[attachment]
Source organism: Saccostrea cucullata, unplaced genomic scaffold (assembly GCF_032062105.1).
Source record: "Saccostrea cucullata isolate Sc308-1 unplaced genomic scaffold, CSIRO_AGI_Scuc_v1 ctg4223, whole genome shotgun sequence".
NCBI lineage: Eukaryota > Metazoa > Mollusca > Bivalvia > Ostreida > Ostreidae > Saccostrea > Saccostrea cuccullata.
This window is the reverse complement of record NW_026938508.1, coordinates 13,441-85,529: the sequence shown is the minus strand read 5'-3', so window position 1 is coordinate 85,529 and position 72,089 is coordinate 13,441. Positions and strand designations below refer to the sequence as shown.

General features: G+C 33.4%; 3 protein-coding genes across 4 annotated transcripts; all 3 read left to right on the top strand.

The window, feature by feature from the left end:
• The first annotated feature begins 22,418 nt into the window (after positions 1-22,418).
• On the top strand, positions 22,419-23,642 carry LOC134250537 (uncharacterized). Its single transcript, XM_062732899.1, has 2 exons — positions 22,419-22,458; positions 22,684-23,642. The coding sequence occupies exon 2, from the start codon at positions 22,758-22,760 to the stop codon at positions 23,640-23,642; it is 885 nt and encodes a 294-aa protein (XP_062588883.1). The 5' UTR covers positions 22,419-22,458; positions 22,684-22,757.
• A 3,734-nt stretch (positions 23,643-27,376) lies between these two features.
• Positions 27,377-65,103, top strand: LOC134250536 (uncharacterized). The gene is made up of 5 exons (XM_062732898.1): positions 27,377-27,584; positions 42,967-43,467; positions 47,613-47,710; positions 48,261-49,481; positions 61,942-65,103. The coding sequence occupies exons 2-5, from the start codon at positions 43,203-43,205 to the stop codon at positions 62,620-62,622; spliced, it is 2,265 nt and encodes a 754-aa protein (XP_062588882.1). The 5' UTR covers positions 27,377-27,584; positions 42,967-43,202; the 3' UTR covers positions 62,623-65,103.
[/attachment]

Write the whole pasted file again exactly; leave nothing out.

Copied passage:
Source organism: Saccostrea cucullata, unplaced genomic scaffold (assembly GCF_032062105.1).
Source record: "Saccostrea cucullata isolate Sc308-1 unplaced genomic scaffold, CSIRO_AGI_Scuc_v1 ctg4223, whole genome shotgun sequence".
NCBI lineage: Eukaryota > Metazoa > Mollusca > Bivalvia > Ostreida > Ostreidae > Saccostrea > Saccostrea cuccullata.
This window is the reverse complement of record NW_026938508.1, coordinates 13,441-85,529: the sequence shown is the minus strand read 5'-3', so window position 1 is coordinate 85,529 and position 72,089 is coordinate 13,441. Positions and strand designations below refer to the sequence as shown.

General features: G+C 33.4%; 3 protein-coding genes across 4 annotated transcripts; all 3 read left to right on the top strand.

The window, feature by feature from the left end:
• The first annotated feature begins 22,418 nt into the window (after positions 1-22,418).
• On the top strand, positions 22,419-23,642 carry LOC134250537 (uncharacterized). Its single transcript, XM_062732899.1, has 2 exons — positions 22,419-22,458; positions 22,684-23,642. The coding sequence occupies exon 2, from the start codon at positions 22,758-22,760 to the stop codon at positions 23,640-23,642; it is 885 nt and encodes a 294-aa protein (XP_062588883.1). The 5' UTR covers positions 22,419-22,458; positions 22,684-22,757.
• A 3,734-nt stretch (positions 23,643-27,376) lies between these two features.
• Positions 27,377-65,103, top strand: LOC134250536 (uncharacterized). The gene is made up of 5 exons (XM_062732898.1): positions 27,377-27,584; positions 42,967-43,467; positions 47,613-47,710; positions 48,261-49,481; positions 61,942-65,103. The coding sequence occupies exons 2-5, from the start codon at positions 43,203-43,205 to the stop codon at positions 62,620-62,622; spliced, it is 2,265 nt and encodes a 754-aa protein (XP_062588882.1). The 5' UTR covers positions 27,377-27,584; positions 42,967-43,202; the 3' UTR covers positions 62,623-65,103.